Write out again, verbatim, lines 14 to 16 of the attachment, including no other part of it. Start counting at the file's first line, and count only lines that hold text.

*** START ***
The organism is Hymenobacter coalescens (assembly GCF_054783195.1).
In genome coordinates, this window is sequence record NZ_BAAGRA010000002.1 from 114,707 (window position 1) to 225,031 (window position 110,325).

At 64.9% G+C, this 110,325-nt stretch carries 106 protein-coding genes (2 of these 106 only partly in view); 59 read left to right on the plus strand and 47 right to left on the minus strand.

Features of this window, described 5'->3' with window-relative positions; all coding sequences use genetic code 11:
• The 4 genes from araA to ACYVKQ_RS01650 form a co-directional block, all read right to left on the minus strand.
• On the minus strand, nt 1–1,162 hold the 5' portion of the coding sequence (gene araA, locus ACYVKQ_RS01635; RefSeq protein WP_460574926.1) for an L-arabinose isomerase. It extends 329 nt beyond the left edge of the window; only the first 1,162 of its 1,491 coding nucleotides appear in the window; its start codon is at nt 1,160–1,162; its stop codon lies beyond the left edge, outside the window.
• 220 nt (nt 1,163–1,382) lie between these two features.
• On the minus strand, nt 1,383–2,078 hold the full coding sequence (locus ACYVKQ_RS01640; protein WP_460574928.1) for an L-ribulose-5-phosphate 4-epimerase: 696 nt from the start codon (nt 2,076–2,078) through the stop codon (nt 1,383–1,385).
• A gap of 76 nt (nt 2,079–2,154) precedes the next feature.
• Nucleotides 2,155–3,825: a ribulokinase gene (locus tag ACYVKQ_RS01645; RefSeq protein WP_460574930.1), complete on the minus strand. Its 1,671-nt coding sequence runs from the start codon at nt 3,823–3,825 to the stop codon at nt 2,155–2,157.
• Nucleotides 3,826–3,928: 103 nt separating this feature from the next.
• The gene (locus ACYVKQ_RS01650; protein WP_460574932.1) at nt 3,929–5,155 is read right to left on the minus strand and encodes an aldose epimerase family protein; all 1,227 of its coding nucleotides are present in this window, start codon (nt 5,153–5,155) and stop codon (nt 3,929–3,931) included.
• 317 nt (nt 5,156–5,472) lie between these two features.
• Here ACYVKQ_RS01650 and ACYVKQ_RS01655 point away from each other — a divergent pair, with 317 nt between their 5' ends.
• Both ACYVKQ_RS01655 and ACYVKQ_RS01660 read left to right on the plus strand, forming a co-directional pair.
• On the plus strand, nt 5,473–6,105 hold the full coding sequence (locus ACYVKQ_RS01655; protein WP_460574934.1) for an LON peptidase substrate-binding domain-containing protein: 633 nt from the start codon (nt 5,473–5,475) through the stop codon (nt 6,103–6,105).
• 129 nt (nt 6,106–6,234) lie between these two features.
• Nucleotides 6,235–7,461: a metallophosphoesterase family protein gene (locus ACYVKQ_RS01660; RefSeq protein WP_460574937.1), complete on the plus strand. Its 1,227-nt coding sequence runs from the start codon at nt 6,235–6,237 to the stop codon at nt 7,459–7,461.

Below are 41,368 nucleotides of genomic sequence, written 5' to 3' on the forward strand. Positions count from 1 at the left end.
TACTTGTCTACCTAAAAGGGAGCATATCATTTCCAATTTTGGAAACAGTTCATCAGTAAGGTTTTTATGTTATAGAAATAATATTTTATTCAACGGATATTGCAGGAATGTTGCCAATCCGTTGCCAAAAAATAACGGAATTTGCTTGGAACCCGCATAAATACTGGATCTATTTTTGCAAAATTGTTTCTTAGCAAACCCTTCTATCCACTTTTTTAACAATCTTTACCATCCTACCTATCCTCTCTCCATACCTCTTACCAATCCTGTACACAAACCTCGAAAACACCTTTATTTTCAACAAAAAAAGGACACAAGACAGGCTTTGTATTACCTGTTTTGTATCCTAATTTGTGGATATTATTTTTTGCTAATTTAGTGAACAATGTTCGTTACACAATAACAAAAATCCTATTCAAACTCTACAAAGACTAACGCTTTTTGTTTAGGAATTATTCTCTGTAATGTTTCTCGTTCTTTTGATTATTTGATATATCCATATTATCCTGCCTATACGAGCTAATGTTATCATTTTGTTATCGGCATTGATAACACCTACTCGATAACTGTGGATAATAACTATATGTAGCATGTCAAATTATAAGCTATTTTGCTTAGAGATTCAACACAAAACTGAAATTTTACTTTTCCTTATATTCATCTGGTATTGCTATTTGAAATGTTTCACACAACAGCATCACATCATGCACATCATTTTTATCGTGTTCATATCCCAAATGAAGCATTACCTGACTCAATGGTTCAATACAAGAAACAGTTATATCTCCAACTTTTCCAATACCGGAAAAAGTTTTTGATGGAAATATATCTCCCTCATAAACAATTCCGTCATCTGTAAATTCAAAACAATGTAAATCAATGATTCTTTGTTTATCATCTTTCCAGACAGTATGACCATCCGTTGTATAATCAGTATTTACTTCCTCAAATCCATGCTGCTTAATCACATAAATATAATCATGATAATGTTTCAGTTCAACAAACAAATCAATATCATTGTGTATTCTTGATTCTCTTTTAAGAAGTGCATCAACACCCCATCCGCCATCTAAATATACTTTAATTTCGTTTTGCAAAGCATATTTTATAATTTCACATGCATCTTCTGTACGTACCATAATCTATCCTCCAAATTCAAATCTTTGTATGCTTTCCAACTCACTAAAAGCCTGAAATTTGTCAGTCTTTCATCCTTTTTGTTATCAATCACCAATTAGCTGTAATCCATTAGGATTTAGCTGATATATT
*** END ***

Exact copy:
• Here ACYVKQ_RS01650 and ACYVKQ_RS01655 point away from each other — a divergent pair, with 317 nt between their 5' ends.
• Both ACYVKQ_RS01655 and ACYVKQ_RS01660 read left to right on the plus strand, forming a co-directional pair.
• On the plus strand, nt 5,473–6,105 hold the full coding sequence (locus ACYVKQ_RS01655; protein WP_460574934.1) for an LON peptidase substrate-binding domain-containing protein: 633 nt from the start codon (nt 5,473–5,475) through the stop codon (nt 6,103–6,105).